How many industries can survive with 50% success, even if success is merely performing as advertised?
Talking to the Wall Street Journal earlier this month Symantec’s senior VP, Brian Dye, whose antivirus software is one of the market’s most popular, admitted Norton catches only 45% of cyber-attacks.
Such failure to deliver would not be acceptable in other industries, but digital security has long been failing to halt its adversaries. Speaking at a summit in Amsterdam this week on enterprise security, Eddie Schwartz, VP of global security at Verizon, said: "We’ve created what looks like the semblance of security and the bad guys pretty much drive around the perimeter and do whatever they want."
For the end user, security remains unaccountable. In an interview with CBR last week Hugh Thompson, security strategist at Blue Coat, said: "To the average consumer it’s very tough for them to evaluate the type of companies they do business with." Unlike physical theft, most people have no idea whether they have been breached, and the same is true of businesses.
Internal discovery of breaches has hovered between 15-25% for the last decade, says Verizon’s research, figures outstripped by both police and third party notifications. The motivation is chiefly financial, with point-of-sales systems and the payment details of customers common targets. This means both customers and businesses have much to be worried about.
Legislation playing catch up
At best, the rule of law applies sporadically online. Legislation inevitably has to play catch up with technology, but for more than a decade criminals have operated with an ease that would be unthinkable offline. Piracy is not merely common, but appears to be increasing, as the piracy figures for series such as Game of Thrones demonstrate, and barely a week passes without another data breach report being released warning of danger.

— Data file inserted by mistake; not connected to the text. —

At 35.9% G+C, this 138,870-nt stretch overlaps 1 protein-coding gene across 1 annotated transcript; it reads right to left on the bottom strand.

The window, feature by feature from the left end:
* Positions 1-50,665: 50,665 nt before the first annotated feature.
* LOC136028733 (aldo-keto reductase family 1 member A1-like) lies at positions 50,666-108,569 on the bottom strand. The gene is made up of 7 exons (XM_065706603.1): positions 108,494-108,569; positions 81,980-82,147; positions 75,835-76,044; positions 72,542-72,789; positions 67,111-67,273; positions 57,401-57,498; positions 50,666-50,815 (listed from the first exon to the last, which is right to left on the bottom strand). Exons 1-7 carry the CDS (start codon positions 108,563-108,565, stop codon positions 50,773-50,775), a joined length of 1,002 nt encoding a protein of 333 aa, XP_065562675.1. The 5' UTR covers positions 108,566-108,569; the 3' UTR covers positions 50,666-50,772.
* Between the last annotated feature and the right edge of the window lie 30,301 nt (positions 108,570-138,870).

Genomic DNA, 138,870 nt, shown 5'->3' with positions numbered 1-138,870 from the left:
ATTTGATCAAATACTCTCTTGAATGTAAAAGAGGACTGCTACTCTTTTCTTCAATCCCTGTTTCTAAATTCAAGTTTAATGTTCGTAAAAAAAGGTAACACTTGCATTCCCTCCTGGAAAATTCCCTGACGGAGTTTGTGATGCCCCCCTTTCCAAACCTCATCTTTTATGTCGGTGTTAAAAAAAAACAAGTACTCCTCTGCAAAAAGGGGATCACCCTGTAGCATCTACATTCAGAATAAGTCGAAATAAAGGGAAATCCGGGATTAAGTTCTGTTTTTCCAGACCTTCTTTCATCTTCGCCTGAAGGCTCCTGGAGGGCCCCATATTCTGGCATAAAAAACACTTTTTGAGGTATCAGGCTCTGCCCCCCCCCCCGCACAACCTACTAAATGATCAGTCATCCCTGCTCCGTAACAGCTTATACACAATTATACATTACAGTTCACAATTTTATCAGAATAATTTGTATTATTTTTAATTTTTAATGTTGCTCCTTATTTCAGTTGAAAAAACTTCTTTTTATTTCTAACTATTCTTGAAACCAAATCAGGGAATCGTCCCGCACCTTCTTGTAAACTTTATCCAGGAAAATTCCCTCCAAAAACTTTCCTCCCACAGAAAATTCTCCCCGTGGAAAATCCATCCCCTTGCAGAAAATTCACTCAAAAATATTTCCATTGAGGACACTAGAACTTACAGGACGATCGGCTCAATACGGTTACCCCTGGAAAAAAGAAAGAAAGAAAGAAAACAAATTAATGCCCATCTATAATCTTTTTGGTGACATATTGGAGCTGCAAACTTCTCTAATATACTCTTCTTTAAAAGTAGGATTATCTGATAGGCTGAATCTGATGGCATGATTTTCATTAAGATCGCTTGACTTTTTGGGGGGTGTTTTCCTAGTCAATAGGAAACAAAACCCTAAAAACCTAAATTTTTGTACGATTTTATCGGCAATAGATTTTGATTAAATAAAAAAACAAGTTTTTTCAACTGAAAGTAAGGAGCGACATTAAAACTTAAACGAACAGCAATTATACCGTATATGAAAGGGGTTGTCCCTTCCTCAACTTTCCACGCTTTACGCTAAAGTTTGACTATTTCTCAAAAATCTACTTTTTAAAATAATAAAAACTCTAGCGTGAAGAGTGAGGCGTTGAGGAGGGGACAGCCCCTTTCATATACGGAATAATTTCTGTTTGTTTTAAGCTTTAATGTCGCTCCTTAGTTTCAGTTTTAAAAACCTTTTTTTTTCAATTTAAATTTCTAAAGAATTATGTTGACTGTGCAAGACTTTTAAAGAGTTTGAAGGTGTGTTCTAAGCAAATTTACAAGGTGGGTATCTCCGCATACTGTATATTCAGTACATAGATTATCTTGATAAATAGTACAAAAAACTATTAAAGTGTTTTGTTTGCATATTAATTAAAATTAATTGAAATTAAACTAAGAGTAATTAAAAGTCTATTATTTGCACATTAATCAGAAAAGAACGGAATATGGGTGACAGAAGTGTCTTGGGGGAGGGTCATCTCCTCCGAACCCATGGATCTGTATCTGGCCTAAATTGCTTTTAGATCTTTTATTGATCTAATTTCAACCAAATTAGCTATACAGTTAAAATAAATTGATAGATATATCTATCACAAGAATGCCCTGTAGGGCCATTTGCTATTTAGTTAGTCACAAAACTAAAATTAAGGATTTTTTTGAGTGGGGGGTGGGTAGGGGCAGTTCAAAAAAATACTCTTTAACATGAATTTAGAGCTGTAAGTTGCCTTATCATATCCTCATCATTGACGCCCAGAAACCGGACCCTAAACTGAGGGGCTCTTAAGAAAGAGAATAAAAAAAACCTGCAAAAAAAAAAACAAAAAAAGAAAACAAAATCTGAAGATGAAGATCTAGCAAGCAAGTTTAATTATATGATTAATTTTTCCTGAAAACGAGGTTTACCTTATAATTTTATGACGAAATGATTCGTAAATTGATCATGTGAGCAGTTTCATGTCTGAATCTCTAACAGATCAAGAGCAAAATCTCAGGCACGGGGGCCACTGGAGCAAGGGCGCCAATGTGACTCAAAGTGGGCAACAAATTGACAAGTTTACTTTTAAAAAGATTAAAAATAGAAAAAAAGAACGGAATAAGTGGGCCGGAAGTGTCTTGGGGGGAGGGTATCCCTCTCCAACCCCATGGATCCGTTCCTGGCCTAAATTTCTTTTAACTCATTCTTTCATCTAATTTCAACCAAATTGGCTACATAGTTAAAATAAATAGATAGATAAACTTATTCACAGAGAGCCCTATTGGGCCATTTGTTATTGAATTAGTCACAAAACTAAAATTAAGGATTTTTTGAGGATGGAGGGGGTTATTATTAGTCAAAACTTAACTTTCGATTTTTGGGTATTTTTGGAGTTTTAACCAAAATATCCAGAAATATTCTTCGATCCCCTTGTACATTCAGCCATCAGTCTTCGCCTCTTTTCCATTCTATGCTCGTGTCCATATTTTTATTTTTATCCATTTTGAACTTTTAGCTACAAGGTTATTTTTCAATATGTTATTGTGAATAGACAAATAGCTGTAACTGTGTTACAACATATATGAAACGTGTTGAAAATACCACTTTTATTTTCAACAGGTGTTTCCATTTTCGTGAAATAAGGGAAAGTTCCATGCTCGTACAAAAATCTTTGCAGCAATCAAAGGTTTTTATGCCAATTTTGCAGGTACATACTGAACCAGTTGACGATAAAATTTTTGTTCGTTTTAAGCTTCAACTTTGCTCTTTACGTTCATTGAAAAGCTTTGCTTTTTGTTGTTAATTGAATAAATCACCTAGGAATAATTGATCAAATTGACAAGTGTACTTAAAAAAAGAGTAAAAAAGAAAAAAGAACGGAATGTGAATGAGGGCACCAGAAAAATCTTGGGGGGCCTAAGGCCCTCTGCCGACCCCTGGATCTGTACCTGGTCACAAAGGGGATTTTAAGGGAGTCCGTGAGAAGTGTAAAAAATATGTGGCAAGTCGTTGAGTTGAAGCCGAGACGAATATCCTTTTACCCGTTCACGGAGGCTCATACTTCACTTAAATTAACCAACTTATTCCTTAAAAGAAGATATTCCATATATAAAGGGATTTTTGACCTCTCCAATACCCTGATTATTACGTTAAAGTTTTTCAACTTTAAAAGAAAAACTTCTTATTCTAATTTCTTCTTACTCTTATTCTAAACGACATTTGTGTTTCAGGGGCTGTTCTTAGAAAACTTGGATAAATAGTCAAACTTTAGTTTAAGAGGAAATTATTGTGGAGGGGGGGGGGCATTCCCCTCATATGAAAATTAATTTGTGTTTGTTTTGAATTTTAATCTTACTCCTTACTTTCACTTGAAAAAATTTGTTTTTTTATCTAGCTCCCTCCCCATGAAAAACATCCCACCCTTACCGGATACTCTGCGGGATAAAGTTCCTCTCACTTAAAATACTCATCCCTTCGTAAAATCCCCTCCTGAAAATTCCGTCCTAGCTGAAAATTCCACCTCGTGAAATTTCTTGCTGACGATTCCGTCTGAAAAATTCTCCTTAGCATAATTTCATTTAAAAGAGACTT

In response, governments are digging their claws further into the web, wrapping business tighter in compliance and, in the case of the EU ruling on the right to be forgotten, demanding more privacy controls for citizens. After Snowden, ministers are more sensitive to data leakage, and will force businesses to straighten themselves out.
Dye and his peers’ lack of concern at the amount of breaches is not mere complacency that the other antivirus software is not faring much better. Digital security has now accepted that prevention is futile. What matters now is recovering fast once you have taken the hit.
What businesses will see is security firms scooping more and more data while breaches are taking place. "When attacker exposes themselves and they start doing things it becomes more visible if you know what to look for," Schwartz said. "There’s this sweetspot where there’s a high detection potential and an opportunity for our industry to get better with things."
Both customers and businesses are likely to be critical of what appears to be a forfeit, but right now, this is all the industry can do. Verizon’s research even indicates that criminals are improving their tactics faster than the opposition. That process will have to be reversed if the digital economy is to retain any credibility.
For now the internet is leaking like a sieve, and everybody’s information is at risk. Businesses must take steps to reassure its customers, and better collaboration across industries is needed, at least if you believe Schwartz.